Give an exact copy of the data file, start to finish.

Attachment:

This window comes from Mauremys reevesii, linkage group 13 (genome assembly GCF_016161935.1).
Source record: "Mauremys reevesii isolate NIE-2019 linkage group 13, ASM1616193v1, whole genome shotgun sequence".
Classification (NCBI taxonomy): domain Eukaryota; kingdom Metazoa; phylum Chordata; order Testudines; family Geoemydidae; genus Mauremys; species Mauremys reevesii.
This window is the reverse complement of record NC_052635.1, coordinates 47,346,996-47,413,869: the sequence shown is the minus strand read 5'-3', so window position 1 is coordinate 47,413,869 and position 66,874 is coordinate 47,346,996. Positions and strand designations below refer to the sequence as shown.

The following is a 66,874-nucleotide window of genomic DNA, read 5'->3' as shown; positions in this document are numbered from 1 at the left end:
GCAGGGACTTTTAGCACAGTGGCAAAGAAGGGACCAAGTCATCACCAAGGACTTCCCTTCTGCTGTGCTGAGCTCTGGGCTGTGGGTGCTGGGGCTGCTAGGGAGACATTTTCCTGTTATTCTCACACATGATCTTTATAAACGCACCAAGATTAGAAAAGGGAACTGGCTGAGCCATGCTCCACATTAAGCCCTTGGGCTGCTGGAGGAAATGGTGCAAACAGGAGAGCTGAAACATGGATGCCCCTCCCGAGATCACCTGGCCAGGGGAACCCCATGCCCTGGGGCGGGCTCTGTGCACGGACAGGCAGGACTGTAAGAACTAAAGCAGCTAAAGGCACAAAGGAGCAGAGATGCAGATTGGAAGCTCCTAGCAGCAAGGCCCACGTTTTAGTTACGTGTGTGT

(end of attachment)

This window comes from Mauremys reevesii, linkage group 13 (genome assembly GCF_016161935.1).
Source record: "Mauremys reevesii isolate NIE-2019 linkage group 13, ASM1616193v1, whole genome shotgun sequence".
Classification (NCBI taxonomy): domain Eukaryota; kingdom Metazoa; phylum Chordata; order Testudines; family Geoemydidae; genus Mauremys; species Mauremys reevesii.
This window is the reverse complement of record NC_052635.1, coordinates 47,346,996-47,413,869: the sequence shown is the minus strand read 5'-3', so window position 1 is coordinate 47,413,869 and position 66,874 is coordinate 47,346,996. Positions and strand designations below refer to the sequence as shown.

The following is a 66,874-nucleotide window of genomic DNA, read 5'->3' as shown; positions in this document are numbered from 1 at the left end:
GCAGGGACTTTTAGCACAGTGGCAAAGAAGGGACCAAGTCATCACCAAGGACTTCCCTTCTGCTGTGCTGAGCTCTGGGCTGTGGGTGCTGGGGCTGCTAGGGAGACATTTTCCTGTTATTCTCACACATGATCTTTATAAACGCACCAAGATTAGAAAAGGGAACTGGCTGAGCCATGCTCCACATTAAGCCCTTGGGCTGCTGGAGGAAATGGTGCAAACAGGAGAGCTGAAACATGGATGCCCCTCCCGAGATCACCTGGCCAGGGGAACCCCATGCCCTGGGGCGGGCTCTGTGCACGGACAGGCAGGACTGTAAGAACTAAAGCAGCTAAAGGCACAAAGGAGCAGAGATGCAGATTGGAAGCTCCTAGCAGCAAGGCCCACGTTTTAGTTACGTGTGTGT